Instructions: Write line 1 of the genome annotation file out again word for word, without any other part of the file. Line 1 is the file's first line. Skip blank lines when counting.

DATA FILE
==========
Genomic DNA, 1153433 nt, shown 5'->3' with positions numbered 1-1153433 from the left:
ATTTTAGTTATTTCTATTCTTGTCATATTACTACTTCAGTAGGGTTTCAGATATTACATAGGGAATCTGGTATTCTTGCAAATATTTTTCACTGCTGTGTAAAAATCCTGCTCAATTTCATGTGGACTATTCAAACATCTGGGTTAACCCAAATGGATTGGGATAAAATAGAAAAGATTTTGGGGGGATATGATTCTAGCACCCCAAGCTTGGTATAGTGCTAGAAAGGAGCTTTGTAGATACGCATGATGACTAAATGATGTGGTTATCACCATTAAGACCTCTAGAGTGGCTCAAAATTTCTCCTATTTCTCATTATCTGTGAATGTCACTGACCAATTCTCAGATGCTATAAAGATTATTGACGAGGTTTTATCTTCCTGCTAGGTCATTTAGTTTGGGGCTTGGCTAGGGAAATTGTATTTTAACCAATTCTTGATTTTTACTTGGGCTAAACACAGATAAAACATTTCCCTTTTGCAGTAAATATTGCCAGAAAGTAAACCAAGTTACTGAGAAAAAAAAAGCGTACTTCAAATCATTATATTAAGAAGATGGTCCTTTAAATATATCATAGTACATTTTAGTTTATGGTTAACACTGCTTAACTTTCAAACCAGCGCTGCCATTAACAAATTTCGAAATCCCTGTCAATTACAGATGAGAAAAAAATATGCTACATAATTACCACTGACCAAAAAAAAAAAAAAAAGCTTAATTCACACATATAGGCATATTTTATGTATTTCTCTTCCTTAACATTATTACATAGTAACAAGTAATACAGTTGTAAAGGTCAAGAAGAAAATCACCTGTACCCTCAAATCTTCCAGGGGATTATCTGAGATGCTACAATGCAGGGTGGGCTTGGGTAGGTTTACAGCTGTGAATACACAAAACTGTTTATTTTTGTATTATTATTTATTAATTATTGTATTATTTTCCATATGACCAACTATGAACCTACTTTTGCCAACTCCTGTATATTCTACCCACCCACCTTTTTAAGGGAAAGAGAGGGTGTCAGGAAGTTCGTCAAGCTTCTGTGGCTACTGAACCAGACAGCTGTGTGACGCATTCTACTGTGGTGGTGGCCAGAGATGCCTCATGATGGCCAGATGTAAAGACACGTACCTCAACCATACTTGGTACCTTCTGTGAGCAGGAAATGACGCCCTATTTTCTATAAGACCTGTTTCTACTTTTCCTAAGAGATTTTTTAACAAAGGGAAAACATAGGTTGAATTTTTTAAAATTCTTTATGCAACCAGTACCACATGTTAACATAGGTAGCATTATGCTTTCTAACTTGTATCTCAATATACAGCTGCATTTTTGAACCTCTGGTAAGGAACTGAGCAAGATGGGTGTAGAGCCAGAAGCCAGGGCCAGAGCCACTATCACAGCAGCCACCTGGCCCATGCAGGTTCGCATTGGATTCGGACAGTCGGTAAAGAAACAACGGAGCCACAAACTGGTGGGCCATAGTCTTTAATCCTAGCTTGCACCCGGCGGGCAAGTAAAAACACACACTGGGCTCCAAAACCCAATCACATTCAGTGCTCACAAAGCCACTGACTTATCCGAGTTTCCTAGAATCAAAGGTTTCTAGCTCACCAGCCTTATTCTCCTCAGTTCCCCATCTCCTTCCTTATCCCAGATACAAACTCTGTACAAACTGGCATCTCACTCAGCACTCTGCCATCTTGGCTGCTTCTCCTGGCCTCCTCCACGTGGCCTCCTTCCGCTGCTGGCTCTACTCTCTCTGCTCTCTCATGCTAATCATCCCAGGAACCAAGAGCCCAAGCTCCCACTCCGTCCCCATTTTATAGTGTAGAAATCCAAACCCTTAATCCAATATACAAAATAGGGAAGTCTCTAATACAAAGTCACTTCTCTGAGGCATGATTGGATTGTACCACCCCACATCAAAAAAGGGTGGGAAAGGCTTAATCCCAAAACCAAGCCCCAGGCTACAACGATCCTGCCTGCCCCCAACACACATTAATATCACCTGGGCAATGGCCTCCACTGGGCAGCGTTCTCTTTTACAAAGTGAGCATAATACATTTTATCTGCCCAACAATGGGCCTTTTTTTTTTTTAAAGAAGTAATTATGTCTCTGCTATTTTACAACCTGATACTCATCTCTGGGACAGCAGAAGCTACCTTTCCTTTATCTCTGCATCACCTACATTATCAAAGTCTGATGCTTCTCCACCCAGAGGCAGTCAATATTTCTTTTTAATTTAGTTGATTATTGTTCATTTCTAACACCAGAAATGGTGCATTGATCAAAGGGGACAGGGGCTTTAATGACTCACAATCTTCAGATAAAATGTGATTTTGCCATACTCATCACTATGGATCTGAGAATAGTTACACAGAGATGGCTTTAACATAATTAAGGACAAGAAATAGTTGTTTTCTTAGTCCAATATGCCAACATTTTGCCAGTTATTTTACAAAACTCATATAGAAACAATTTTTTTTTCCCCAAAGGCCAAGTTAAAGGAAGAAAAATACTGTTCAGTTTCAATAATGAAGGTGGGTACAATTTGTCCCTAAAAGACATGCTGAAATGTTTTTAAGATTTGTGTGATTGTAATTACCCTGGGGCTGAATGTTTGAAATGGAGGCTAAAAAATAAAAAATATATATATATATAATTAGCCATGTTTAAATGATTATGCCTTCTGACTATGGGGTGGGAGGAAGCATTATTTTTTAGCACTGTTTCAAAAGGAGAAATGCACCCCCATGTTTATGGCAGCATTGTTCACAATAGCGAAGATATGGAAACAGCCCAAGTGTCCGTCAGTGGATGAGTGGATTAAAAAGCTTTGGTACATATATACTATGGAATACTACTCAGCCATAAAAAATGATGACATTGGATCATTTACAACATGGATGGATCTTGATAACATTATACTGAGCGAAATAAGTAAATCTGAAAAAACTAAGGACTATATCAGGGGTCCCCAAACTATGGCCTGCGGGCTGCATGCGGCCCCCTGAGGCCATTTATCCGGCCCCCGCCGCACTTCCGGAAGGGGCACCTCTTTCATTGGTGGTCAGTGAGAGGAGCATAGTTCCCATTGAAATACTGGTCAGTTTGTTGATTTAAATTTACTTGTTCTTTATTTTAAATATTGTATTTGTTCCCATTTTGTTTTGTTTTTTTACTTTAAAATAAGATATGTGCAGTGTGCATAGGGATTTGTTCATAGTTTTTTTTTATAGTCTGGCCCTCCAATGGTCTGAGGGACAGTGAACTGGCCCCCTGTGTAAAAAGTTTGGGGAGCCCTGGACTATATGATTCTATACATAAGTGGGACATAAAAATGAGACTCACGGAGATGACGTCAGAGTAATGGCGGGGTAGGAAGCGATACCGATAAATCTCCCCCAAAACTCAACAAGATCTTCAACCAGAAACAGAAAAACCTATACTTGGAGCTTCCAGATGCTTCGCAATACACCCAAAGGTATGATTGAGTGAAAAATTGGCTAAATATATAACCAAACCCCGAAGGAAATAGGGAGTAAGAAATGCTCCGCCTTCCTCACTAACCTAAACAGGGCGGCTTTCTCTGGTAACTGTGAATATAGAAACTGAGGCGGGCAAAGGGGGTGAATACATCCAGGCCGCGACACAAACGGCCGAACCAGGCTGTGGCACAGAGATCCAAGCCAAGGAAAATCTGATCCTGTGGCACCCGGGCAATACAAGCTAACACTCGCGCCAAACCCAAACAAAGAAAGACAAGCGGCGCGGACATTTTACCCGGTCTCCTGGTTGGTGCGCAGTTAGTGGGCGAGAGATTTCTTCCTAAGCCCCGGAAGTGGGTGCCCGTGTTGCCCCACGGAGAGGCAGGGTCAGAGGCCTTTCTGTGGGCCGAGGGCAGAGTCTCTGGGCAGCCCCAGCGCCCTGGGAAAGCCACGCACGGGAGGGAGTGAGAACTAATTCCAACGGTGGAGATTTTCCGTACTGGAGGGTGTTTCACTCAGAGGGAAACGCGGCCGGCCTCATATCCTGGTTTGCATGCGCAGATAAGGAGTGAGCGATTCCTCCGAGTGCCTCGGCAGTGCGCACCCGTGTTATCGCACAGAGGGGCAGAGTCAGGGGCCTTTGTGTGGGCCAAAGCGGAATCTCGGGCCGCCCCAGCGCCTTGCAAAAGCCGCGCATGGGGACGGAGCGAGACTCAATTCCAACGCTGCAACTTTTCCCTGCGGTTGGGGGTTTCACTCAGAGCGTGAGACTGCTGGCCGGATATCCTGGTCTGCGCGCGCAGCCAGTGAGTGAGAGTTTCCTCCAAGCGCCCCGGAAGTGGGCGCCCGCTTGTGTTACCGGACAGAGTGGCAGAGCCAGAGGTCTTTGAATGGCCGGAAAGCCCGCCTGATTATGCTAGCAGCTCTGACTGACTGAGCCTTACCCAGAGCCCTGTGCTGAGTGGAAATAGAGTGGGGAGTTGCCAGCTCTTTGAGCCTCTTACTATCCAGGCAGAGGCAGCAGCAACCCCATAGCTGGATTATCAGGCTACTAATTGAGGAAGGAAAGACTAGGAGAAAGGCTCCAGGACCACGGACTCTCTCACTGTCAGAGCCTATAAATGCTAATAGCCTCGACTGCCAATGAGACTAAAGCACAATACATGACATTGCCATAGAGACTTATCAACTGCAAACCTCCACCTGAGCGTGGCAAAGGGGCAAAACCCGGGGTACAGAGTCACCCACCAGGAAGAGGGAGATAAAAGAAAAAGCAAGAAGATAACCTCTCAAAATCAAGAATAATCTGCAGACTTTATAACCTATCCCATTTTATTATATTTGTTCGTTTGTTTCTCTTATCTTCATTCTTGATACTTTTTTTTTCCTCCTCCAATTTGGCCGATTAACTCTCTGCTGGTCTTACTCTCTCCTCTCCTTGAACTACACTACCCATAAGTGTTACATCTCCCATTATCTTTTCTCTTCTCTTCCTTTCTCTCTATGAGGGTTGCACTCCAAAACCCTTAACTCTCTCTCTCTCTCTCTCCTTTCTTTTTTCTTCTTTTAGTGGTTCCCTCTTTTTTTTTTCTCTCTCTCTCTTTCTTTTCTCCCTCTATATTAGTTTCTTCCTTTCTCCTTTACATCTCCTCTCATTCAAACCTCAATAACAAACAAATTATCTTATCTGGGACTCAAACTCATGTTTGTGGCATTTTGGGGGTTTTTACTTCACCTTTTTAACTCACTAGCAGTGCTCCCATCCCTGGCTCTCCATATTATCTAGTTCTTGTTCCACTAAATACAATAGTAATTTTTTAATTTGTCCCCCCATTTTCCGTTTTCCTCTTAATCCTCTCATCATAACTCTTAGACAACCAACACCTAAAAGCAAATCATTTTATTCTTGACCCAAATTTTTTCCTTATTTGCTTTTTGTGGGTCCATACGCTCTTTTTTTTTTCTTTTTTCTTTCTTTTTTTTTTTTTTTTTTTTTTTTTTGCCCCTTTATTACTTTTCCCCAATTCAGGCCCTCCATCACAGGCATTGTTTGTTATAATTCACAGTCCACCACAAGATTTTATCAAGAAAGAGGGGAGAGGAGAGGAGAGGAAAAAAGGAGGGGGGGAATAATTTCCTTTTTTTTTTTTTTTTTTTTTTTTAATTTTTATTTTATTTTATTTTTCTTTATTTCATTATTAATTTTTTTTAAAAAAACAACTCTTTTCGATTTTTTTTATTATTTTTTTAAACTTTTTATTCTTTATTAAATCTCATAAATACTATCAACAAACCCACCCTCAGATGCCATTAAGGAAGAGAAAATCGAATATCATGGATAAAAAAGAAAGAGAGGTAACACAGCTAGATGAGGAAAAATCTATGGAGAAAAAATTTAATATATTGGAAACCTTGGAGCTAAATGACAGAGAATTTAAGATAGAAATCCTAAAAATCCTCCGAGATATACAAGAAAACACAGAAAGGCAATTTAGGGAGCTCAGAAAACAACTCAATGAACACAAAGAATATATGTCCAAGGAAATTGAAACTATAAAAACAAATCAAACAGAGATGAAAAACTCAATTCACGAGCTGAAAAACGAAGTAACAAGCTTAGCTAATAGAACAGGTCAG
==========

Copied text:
Genomic DNA, 1153433 nt, shown 5'->3' with positions numbered 1-1153433 from the left: